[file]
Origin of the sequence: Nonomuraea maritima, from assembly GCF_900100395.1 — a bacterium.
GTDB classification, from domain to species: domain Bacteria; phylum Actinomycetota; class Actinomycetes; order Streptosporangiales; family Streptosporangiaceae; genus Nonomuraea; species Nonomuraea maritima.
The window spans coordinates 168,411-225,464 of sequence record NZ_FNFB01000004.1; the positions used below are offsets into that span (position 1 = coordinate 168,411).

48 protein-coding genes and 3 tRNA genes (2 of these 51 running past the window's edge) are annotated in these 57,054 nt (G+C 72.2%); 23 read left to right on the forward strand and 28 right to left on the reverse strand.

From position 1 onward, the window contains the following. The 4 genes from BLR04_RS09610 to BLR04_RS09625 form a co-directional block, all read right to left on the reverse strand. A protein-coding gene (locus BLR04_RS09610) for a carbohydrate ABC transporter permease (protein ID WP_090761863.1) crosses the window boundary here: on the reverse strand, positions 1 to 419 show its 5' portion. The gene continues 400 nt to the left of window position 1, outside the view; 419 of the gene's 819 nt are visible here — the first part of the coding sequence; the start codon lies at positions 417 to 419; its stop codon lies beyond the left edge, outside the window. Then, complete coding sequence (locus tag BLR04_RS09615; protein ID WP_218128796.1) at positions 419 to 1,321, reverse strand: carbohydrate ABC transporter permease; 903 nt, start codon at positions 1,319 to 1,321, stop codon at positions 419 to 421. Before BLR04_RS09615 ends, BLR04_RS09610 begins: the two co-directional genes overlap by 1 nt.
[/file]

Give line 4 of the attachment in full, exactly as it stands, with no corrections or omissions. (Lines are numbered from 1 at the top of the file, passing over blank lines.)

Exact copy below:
48 protein-coding genes and 3 tRNA genes (2 of these 51 running past the window's edge) are annotated in these 57,054 nt (G+C 72.2%); 23 read left to right on the forward strand and 28 right to left on the reverse strand.